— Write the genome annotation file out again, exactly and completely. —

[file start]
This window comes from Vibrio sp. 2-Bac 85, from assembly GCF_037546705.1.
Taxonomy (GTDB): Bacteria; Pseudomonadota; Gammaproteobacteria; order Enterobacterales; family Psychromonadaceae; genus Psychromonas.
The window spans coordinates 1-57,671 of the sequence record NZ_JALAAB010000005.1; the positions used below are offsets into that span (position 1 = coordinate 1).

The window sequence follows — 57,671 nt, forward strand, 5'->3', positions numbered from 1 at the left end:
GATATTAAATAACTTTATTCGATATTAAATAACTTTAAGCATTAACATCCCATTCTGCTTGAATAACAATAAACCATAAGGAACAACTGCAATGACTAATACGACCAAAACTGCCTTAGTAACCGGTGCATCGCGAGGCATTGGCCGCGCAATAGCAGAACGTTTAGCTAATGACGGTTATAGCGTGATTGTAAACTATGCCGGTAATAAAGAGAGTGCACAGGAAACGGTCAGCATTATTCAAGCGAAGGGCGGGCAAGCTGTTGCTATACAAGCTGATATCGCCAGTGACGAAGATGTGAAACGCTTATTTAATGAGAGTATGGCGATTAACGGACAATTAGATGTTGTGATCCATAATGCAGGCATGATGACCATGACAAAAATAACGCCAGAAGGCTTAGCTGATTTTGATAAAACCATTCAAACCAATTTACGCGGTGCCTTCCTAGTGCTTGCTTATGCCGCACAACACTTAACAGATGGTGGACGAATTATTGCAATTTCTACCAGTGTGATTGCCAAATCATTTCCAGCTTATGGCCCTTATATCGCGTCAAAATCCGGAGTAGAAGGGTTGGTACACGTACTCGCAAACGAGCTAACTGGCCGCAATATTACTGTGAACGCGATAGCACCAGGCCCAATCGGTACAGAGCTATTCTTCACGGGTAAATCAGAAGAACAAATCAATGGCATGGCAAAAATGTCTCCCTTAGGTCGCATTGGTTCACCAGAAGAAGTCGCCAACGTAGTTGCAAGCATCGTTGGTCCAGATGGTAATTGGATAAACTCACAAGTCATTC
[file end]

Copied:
This window comes from Vibrio sp. 2-Bac 85, from assembly GCF_037546705.1.
Taxonomy (GTDB): Bacteria; Pseudomonadota; Gammaproteobacteria; order Enterobacterales; family Psychromonadaceae; genus Psychromonas.
The window spans coordinates 1-57,671 of the sequence record NZ_JALAAB010000005.1; the positions used below are offsets into that span (position 1 = coordinate 1).

The window sequence follows — 57,671 nt, forward strand, 5'->3', positions numbered from 1 at the left end:
GATATTAAATAACTTTATTCGATATTAAATAACTTTAAGCATTAACATCCCATTCTGCTTGAATAACAATAAACCATAAGGAACAACTGCAATGACTAATACGACCAAAACTGCCTTAGTAACCGGTGCATCGCGAGGCATTGGCCGCGCAATAGCAGAACGTTTAGCTAATGACGGTTATAGCGTGATTGTAAACTATGCCGGTAATAAAGAGAGTGCACAGGAAACGGTCAGCATTATTCAAGCGAAGGGCGGGCAAGCTGTTGCTATACAAGCTGATATCGCCAGTGACGAAGATGTGAAACGCTTATTTAATGAGAGTATGGCGATTAACGGACAATTAGATGTTGTGATCCATAATGCAGGCATGATGACCATGACAAAAATAACGCCAGAAGGCTTAGCTGATTTTGATAAAACCATTCAAACCAATTTACGCGGTGCCTTCCTAGTGCTTGCTTATGCCGCACAACACTTAACAGATGGTGGACGAATTATTGCAATTTCTACCAGTGTGATTGCCAAATCATTTCCAGCTTATGGCCCTTATATCGCGTCAAAATCCGGAGTAGAAGGGTTGGTACACGTACTCGCAAACGAGCTAACTGGCCGCAATATTACTGTGAACGCGATAGCACCAGGCCCAATCGGTACAGAGCTATTCTTCACGGGTAAATCAGAAGAACAAATCAATGGCATGGCAAAAATGTCTCCCTTAGGTCGCATTGGTTCACCAGAAGAAGTCGCCAACGTAGTTGCAAGCATCGTTGGTCCAGATGGTAATTGGATAAACTCACAAGTCATTC